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A reliable exit survey on businesses leaving New Jersey would provide a better understanding of the reasons for outmigration, the New Jersey Business & Industry Association said after the Senate passed a bill (S-1207) that would require the state to reach out to businesses deciding to move elsewhere.

“Developing this level of data on why businesses leave New Jersey will help focus on what we can do to make New Jersey more attractive before businesses decide to leave,” said Mike Wallace, NJBIA director of Employment, Labor  and Federal Affairs. “If employers are confident about the direction New Jersey’s business climate is headed, they will be much more likely to create jobs and invest in their operations. And that kind of economic activity will help the whole state.”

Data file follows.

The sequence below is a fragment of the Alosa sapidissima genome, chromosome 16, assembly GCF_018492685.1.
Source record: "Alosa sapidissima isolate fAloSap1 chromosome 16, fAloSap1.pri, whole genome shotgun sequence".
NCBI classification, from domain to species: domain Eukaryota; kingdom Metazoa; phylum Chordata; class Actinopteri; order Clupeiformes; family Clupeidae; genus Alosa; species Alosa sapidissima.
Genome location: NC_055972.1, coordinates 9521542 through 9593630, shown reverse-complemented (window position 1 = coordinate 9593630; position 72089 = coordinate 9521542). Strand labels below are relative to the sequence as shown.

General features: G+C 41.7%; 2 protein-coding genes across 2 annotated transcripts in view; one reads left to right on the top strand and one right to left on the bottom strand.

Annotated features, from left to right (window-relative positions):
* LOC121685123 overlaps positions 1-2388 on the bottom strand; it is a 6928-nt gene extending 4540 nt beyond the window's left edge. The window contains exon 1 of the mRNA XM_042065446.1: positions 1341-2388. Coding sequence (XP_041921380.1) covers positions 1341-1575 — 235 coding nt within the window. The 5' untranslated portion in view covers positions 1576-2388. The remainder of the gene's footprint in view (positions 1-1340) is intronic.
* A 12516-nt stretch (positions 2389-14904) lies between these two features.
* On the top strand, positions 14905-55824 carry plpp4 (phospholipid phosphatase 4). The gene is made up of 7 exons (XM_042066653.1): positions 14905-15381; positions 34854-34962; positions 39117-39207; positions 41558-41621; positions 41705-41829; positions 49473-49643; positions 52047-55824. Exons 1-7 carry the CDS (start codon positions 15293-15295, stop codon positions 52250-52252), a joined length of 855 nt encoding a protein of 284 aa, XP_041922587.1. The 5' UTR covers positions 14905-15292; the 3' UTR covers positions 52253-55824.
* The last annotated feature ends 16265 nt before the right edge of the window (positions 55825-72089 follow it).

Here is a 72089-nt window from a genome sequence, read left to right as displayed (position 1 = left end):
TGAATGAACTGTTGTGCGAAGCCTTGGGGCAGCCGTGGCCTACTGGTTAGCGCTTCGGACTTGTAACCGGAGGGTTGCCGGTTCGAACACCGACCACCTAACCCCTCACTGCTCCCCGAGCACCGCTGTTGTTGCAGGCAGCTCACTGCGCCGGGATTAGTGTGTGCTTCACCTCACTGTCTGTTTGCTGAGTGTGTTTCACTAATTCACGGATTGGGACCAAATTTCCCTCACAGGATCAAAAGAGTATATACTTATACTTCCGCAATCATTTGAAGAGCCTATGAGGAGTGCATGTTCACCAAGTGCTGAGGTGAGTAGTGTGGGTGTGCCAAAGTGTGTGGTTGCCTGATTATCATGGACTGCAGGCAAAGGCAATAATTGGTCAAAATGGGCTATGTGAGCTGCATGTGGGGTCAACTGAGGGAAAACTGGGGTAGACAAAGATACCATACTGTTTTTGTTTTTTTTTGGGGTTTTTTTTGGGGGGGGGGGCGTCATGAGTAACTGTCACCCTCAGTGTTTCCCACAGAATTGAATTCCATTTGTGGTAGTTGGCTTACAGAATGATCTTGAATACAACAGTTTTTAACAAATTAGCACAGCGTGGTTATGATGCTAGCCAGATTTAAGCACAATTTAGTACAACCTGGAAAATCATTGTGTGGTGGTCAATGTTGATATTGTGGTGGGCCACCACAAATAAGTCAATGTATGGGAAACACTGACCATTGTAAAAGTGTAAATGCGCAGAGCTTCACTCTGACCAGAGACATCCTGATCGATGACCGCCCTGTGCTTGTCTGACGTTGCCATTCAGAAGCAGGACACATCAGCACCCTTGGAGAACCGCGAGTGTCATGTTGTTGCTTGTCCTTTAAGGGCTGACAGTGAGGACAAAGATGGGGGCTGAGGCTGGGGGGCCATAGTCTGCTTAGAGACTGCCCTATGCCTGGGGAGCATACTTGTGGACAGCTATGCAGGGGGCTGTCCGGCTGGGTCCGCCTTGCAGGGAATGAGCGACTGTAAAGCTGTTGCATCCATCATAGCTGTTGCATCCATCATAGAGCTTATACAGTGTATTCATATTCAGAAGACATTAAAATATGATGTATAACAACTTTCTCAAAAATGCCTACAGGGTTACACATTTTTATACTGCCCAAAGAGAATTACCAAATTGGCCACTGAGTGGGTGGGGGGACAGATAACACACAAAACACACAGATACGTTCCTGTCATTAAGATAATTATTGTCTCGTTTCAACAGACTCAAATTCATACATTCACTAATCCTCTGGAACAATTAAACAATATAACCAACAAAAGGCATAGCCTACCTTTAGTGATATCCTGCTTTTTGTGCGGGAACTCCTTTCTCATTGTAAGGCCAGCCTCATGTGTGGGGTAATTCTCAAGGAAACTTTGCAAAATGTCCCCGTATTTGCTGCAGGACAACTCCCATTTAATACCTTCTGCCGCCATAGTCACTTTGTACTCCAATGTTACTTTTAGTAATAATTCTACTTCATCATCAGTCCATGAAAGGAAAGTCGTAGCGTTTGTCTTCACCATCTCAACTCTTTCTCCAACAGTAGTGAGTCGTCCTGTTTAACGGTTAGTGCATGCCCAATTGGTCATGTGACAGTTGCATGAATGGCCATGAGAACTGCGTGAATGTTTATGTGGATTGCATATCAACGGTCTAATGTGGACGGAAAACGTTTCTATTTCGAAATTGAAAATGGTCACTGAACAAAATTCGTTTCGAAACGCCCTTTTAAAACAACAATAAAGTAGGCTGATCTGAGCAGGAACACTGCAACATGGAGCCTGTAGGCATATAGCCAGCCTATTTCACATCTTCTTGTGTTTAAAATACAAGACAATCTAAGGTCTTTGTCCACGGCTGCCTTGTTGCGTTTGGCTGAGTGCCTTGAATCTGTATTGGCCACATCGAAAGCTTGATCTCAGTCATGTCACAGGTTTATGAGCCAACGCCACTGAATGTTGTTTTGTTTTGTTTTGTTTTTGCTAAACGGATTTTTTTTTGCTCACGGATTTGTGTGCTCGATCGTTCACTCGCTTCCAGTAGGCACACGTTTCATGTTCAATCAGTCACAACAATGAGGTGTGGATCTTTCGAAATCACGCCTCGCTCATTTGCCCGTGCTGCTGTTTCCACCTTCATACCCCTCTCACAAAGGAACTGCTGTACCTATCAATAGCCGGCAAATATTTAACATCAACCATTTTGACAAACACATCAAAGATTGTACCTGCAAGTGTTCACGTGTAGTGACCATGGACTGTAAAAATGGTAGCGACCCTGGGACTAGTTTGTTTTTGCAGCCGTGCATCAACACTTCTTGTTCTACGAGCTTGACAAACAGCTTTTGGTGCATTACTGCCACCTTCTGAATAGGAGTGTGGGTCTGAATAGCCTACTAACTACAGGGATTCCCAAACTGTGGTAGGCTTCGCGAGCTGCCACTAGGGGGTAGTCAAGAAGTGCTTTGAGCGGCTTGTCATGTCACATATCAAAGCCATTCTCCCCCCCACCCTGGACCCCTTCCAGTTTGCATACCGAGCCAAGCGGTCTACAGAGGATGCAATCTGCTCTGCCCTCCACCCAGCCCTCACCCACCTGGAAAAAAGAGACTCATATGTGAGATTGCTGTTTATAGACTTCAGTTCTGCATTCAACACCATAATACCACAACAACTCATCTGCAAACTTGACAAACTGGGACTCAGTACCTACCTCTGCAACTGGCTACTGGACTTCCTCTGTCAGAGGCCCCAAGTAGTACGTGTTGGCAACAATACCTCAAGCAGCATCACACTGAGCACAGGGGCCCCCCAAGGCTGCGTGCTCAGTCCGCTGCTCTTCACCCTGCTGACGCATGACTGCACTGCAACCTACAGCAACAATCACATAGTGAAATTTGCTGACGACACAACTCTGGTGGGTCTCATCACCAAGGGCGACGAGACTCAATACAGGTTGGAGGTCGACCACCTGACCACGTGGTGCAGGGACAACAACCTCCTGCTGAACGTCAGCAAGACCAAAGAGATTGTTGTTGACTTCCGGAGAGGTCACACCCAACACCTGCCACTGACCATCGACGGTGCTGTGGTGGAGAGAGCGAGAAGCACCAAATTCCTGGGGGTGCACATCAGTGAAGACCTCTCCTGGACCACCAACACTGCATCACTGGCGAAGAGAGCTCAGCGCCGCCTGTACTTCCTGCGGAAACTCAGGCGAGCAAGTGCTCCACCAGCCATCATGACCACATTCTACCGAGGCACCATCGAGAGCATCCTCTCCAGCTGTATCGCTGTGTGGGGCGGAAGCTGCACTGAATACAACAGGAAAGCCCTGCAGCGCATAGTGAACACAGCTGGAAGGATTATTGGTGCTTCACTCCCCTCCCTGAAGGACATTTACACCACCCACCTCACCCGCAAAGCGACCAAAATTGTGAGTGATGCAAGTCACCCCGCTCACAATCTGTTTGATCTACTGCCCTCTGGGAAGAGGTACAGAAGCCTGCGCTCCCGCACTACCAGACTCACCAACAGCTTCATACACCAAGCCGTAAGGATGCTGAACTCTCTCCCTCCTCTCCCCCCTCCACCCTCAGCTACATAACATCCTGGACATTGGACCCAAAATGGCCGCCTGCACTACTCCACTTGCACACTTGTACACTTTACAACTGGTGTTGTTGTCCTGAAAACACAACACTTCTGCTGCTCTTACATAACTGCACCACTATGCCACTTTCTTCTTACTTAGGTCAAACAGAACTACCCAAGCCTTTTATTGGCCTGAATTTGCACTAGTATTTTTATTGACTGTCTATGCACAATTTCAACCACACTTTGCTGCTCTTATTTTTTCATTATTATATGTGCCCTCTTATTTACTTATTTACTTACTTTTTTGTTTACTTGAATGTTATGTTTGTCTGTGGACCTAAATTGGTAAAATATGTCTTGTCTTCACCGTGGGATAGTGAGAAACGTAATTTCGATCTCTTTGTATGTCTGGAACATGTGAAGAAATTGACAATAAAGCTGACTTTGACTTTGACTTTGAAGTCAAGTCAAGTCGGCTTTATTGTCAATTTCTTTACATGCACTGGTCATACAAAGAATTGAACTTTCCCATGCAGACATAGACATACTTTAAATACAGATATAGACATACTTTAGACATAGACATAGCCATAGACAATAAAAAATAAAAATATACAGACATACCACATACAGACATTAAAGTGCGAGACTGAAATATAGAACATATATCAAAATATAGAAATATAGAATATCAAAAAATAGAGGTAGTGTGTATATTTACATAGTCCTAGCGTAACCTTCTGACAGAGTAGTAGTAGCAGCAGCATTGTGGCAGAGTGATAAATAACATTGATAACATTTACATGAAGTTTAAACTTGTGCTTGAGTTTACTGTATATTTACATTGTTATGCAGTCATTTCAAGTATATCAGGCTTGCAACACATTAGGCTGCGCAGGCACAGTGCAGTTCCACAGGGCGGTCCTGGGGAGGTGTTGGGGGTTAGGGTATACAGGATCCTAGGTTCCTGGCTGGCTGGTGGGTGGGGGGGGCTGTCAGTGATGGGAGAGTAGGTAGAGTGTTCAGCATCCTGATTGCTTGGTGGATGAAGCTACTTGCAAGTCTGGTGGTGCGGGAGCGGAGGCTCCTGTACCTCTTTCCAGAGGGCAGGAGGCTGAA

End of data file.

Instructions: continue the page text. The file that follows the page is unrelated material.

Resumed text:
Under the bill, the NJ Department of Labor would send out surveys to companies that close or leave the state and ask for their specific reasons for ending business here.  The survey will include questions about taxes, workforce quality and the cost of conducting business, as well as recent business interaction with government on their problems. A yearly report will be provided to the Governor and the Legislature.

“Last year, NJBIA’s outmigration study highlighted the problem of income leaving the state and the impact it has on our economy,” Wallace said.  “This bill could give us a deeper understanding of the problem and help develop a consensus on what we can do about it.”

NJBIA’s analysis of the financial impact of outmigration of New Jersey taxpayers concluded that more than $20 billion in net adjusted gross income left the state over the last 11 years, with $2.4 billion leaving in 2015 alone.

The bill is awaiting action in the Assembly Labor Committee.